Would changing the way the young dog moved stimulate healthier hip joints?
Although I understood that hip dysplasia is often genetically predestined, I wanted to improve the young dog’s odds of staying sound and active. I began to wonder if changing how Emma moved would stimulate her body to develop healthier hip joints. After all, form follows function.
If I could help improve her function (ability to walk, run, etc.), would her form (structure) improve as well? Could the pup’s hip joints, which were still growing, develop a better fit between the “ball” and “socket”?
A tall order, for sure. But I knew that at the very least, Debono Moves could help the young dog move more comfortably despite hip dysplasia. At the most, it might stimulate the development of healthier hip joints.
One strategy I used with Emma was to chunk down the function of walking into small pieces. In other words, I thought about the individual movements of a dog’s body that, when strung together, result in walking. By working with each piece of this walking “puzzle,” Emma wouldn’t feel the need to protect her hips, and would be more likely to learn healthier ways to move.
For example, when a dog walks, she has to push against the ground with her paws. That seems simple enough. But exactly how she does this can determine the comfort and efficiency of her gait. Does she press more with the inside of her foot? The outside? Are her toes stiff or yielding? Does one paw press harder than the others?
These are the types of distinctions I look for when I watch a dog move, since the way a dog uses her paws affects her knees, hips, spine, shoulders and neck. So, with Emma lying on her side, I gently wiggled and pushed through her toes and paw pads.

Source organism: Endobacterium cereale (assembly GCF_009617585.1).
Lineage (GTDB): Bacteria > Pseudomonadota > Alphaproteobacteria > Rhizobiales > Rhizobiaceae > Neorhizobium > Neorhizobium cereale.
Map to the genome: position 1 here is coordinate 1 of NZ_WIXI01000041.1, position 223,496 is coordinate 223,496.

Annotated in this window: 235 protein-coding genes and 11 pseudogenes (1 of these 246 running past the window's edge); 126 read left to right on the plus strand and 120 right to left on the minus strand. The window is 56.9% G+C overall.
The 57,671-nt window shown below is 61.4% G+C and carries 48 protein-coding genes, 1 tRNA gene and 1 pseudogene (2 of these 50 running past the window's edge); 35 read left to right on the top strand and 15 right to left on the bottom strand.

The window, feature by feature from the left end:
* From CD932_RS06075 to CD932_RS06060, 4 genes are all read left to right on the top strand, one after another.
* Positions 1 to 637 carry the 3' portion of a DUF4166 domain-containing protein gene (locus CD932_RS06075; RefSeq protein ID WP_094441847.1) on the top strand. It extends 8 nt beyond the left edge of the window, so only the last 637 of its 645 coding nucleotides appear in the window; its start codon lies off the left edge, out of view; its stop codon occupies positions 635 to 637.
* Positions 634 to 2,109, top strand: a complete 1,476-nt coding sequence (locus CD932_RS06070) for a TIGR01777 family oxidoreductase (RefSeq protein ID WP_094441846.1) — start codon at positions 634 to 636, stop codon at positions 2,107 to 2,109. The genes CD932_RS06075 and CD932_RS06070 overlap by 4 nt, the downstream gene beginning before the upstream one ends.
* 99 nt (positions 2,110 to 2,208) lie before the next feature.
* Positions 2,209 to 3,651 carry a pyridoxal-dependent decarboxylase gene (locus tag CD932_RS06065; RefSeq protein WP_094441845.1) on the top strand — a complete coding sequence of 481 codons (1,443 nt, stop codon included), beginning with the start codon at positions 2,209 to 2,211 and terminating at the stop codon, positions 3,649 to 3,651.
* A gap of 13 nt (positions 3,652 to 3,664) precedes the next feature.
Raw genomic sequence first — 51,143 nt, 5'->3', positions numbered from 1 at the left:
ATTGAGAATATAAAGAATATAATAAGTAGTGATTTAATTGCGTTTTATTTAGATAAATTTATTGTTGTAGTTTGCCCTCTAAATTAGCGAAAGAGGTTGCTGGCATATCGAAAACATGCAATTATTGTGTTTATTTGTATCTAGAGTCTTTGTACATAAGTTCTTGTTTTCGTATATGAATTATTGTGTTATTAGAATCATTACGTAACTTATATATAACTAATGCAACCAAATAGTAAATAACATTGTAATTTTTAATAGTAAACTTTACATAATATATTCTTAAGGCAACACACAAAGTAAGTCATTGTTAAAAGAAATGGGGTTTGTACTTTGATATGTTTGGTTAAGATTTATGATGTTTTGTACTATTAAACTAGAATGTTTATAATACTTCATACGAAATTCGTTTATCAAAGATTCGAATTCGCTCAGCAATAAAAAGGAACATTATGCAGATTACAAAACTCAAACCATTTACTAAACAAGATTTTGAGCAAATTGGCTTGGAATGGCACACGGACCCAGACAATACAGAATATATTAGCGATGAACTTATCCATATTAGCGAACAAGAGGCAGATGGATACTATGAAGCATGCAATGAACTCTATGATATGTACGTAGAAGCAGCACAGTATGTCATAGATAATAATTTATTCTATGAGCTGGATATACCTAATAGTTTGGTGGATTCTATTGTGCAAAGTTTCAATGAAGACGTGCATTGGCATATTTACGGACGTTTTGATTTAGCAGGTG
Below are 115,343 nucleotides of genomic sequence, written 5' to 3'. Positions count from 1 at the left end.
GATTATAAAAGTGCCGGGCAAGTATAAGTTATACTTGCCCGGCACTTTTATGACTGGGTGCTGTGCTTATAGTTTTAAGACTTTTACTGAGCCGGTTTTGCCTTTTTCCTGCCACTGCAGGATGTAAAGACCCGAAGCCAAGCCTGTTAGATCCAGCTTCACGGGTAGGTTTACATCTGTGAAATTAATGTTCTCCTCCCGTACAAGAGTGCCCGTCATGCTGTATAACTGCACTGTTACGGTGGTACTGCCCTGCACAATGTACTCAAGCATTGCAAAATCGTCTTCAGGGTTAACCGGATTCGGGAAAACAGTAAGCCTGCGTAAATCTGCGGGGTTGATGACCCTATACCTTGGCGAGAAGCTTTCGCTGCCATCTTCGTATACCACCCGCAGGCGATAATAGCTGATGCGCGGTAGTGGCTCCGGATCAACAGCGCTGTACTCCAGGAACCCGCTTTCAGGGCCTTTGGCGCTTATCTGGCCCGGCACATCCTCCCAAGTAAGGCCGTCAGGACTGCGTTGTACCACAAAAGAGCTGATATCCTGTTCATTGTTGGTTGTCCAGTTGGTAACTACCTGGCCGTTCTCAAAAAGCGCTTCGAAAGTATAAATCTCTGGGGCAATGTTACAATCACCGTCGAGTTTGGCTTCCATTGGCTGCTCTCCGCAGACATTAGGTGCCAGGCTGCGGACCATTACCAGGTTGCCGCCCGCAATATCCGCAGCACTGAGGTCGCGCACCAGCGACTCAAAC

The novelty of these gentle paw movements reminded the Border Collie that she didn’t have to be stuck in her habitual way of using her feet. She could, instead, choose more efficient options. After all, the brain seeks efficiency. It just sometimes needs to be reminded that options exist. When I delicately moved her feet, I was simply suggesting new choices.
Whether or not her brain adopted those new movement possibilities would be up to Emma. But this I knew: if the dog changed the way she used her paws, she would change the way movement traveled up her legs and through her hip joints. Her nervous system would register this change in locomotion.
With Emma still on her side, I brought in other components of walking, including bending and straightening her leg joints, flexing and extending her spine, and moving her ribcage, shoulder blades, neck, head and tail. Then I began to link these movements together, so that Emma’s nervous system could recognize the role they played in her walking.
I wanted to give Emma the experience of moving as if she didn’t have hip dysplasia.
In addition, I thought about how the Border Collie would move if she didn’t have hip dysplasia. How would her leg joints respond to weight and movement? How differently would she move her spine? With Emma both lying down and standing up, I gently pressed through different parts of her skeleton to simulate, as best I could, how she might move without the encumbrance of hip dysplasia.